There are a good number of tech bloggers, Apple and Google fanboys and fangirls claiming that Microsoft would abandon Windows RT and Surface RT leaving the users stranded. Keep in mind that there are more than few million Windows RT users. While those numbers may not be surely interesting like iPad sales or cheap Android tablet sales, I don’t think Microsoft would abandon that ship ditching Windows RT users.

Microsoft have said that the current version of Surface RT will be supported until 04/11/2017 and that means Windows RT will get updates and Surface RT firmware will be updated until that time. Which is pretty good and decent support given the fact that most of the ARM based systems get abandoned and don’t get updates after 2 to 3 years. To further prove this point, a lot of Microsoft pro blogs started claiming that there are other Surface models in the pipeline like Surface Mini. I contacted them and they have replied back to me saying they don’t have further information in this regards, but there will be definitely future models in the Surface line because Microsoft’s CEO Steve Ballmer said that Microsoft was devices and services company.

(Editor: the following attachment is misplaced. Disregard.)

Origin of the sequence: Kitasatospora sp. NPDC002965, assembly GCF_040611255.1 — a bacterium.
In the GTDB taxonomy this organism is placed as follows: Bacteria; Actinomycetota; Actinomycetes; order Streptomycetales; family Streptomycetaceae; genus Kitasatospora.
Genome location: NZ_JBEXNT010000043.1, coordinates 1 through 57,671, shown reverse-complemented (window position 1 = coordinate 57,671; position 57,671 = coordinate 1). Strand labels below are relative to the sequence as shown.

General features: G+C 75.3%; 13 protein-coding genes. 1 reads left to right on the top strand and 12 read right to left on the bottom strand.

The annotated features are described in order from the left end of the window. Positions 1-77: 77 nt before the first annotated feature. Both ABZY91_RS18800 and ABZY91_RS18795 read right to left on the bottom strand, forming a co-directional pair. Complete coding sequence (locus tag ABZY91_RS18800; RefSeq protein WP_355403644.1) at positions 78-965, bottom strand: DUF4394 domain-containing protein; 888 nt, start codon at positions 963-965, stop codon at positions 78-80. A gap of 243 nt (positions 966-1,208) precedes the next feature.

Whether Microsoft releases Surface Mini based on ARM processor or not, but there will be definitely a Surface RT powered by Qualcomm Snapdragon 800 for sure. This is another proof that Microsoft is not abandoning the Surface RT and Windows RT line unlike many “Anything But Microsoft” fanboys/fangirls and paid tech bloggers are claiming. This processor is a Quad core chipset running at speeds up to 2.2GHz per core has 3G/4G LTE modem and HD graphics support. The Surface RT with this processor will be released at latter date of the year. I am anticipating sometime in late October prepping for holiday shopping.


Our own Murani Lewis says “Microsoft is trying to have a device for whatever need the user has. As the power improves on ARM the capabilities will get closer to Win 8.” Yes, he is absolutely right.

Source: Microsoft Support, Yahoo! Finance


  1. I see RT as a marketing tool for Microsoft. Give users a flavor of Windows, without the full capability. Give users basic Office with some limitations due to device size and processor capabilities. They should offer it to OEMs at cost and encourage them to sell it with thin margins. When those users grow up, figuratively and literally, they will buy Win 8 devices at higher margin. Works for me.

  2. Oh, and pretty much every primary and secondary school student in the US and abroad could get by with an RT device, w/Office built in. Except maybe Simmons and his stuffy prep school.

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